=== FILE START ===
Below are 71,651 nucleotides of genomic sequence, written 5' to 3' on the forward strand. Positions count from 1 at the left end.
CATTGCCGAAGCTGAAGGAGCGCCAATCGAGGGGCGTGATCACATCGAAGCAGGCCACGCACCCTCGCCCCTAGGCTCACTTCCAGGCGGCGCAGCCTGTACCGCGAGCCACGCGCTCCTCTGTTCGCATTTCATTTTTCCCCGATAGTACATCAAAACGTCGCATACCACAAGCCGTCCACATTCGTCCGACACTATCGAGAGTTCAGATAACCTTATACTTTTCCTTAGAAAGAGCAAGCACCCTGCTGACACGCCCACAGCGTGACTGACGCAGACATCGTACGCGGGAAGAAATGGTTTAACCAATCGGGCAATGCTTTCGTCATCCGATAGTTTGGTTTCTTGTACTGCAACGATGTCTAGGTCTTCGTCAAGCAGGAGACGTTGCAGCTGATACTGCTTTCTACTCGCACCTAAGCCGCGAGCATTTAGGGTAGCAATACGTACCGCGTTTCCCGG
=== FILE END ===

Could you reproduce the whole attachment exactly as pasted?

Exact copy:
Below are 71,651 nucleotides of genomic sequence, written 5' to 3' on the forward strand. Positions count from 1 at the left end.
CATTGCCGAAGCTGAAGGAGCGCCAATCGAGGGGCGTGATCACATCGAAGCAGGCCACGCACCCTCGCCCCTAGGCTCACTTCCAGGCGGCGCAGCCTGTACCGCGAGCCACGCGCTCCTCTGTTCGCATTTCATTTTTCCCCGATAGTACATCAAAACGTCGCATACCACAAGCCGTCCACATTCGTCCGACACTATCGAGAGTTCAGATAACCTTATACTTTTCCTTAGAAAGAGCAAGCACCCTGCTGACACGCCCACAGCGTGACTGACGCAGACATCGTACGCGGGAAGAAATGGTTTAACCAATCGGGCAATGCTTTCGTCATCCGATAGTTTGGTTTCTTGTACTGCAACGATGTCTAGGTCTTCGTCAAGCAGGAGACGTTGCAGCTGATACTGCTTTCTACTCGCACCTAAGCCGCGAGCATTTAGGGTAGCAATACGTACCGCGTTTCCCGG